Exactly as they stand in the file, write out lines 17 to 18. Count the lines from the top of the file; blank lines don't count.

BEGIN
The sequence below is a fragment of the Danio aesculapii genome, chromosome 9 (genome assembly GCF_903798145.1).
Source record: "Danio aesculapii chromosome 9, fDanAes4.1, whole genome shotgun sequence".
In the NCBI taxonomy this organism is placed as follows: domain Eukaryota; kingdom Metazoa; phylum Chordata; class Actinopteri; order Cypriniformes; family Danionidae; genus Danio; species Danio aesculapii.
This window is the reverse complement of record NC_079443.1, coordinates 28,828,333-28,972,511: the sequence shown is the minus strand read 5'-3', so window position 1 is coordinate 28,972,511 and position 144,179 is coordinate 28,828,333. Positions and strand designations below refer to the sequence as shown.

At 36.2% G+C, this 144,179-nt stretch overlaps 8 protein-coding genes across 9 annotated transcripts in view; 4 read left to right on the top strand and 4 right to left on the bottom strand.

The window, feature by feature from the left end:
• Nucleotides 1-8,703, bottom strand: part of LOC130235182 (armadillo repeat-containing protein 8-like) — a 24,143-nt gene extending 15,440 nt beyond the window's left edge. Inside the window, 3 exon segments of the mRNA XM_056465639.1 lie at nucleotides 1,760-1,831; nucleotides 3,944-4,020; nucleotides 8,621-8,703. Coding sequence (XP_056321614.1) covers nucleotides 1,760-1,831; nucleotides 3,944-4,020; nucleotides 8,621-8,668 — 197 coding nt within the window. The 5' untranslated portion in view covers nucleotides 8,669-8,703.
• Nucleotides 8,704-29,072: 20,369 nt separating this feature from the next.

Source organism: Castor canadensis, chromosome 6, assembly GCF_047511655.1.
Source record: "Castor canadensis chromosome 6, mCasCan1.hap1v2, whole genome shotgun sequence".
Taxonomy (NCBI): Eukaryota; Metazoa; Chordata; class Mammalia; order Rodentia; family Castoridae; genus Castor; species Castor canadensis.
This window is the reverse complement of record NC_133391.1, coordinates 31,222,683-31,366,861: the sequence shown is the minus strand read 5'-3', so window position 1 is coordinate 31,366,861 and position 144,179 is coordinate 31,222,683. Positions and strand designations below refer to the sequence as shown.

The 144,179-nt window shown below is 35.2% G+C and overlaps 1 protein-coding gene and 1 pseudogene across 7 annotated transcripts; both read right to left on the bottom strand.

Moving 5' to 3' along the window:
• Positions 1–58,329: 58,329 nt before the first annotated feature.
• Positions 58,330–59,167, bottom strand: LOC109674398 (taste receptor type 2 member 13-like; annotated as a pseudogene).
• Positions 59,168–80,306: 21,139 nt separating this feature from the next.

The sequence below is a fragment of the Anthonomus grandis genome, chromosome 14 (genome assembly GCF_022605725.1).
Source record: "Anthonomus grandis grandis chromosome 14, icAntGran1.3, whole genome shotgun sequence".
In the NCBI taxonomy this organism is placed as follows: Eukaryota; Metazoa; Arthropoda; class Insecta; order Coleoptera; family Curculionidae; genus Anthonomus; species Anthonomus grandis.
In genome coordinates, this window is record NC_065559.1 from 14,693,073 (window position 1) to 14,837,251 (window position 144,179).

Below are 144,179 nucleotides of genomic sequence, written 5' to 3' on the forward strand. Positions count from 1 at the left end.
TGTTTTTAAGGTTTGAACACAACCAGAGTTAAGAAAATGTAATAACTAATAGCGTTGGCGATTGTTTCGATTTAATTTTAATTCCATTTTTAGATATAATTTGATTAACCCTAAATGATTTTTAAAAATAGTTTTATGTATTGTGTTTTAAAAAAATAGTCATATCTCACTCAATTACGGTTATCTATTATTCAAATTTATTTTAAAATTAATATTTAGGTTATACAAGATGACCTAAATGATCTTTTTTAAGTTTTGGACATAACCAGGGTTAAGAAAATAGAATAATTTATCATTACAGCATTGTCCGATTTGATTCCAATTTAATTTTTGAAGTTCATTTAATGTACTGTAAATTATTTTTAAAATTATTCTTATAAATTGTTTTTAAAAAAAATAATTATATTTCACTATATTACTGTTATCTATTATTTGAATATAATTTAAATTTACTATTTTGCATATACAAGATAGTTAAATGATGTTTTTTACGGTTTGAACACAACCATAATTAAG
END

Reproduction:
• Positions 59,168–80,306: 21,139 nt separating this feature from the next.

The sequence below is a fragment of the Anthonomus grandis genome, chromosome 14 (genome assembly GCF_022605725.1).